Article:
19 November, 2016

Energy dispersive XRF

Boxray analyzers with extreme efficiency

Energy dispersive XRF (X-Ray Fluorescense) produces great analytics. The diagram shows how x-ray photons of different energy can be used to determine what elements that are present in a sample. All data is collected by one detector during one scan. The size of the peaks will primarily depend on the concentration of an element in the sample. It also depends on the quota between water and solid material in the sample. The percent solids is computed and the result is then corrected.

Xore Boxray EDXRF spectrum

Real example with Energy dispersive XRF

The example spectrum above is from a Boxray onstream analyzer in use at a Swedish mining site. It has not had any post-processing or other adjustments made to it. With this example we want to make it clear that Energy dispersive XRF can indeed produce results that are better than wavelength dispersive technologies.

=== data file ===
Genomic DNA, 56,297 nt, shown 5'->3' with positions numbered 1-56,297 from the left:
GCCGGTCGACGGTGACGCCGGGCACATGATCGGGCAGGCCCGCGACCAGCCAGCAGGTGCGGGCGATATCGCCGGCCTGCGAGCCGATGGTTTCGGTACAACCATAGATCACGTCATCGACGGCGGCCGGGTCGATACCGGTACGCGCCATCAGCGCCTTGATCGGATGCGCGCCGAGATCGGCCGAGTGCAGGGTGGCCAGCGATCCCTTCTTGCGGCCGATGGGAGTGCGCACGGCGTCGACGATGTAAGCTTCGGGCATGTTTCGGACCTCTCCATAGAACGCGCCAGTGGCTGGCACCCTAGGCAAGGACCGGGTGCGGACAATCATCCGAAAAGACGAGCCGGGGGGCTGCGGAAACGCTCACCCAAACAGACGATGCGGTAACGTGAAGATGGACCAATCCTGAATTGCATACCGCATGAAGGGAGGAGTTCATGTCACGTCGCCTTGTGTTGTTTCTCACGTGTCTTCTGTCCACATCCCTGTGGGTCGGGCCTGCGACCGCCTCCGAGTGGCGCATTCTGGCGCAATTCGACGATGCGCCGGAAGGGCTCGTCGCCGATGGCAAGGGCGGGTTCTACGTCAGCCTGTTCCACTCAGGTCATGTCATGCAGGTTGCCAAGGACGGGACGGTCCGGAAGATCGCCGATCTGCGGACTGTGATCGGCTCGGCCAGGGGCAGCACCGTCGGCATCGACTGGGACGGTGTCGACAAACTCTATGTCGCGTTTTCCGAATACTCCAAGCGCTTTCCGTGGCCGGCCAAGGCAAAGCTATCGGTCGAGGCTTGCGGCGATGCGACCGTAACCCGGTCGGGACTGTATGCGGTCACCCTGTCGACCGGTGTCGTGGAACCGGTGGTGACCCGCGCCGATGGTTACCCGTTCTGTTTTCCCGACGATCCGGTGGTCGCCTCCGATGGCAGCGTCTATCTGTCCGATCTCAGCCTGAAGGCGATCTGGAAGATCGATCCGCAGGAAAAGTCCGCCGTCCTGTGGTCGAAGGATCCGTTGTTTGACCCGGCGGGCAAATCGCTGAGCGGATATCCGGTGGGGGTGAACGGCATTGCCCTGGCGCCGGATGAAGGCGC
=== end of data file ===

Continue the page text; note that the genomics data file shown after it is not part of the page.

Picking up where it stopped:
Would you be able to reach a similar result with by converting a wavelength dispersive system with a new energy dispersive detector? The answer is easy: no.

The quality of the measurements depend on many things. Such as measurement geometry, space angle of the detectors, materials in secondary targets … the list goes on. The Boxray 24 and Compact have the same measurement geometries, detectors and x-ray tubes. So whichever model suits your needs best you will not have to compromize on measurement quality.

Detects even the smallest amounts

The detector and measurement system also features very low detection limits. This is very useful when performing measurements on incoming ore and on the material going to the tailings pond. It is also one of the reasons why the Boxray analyzers can be used to monitor waste water treatment in a smelter.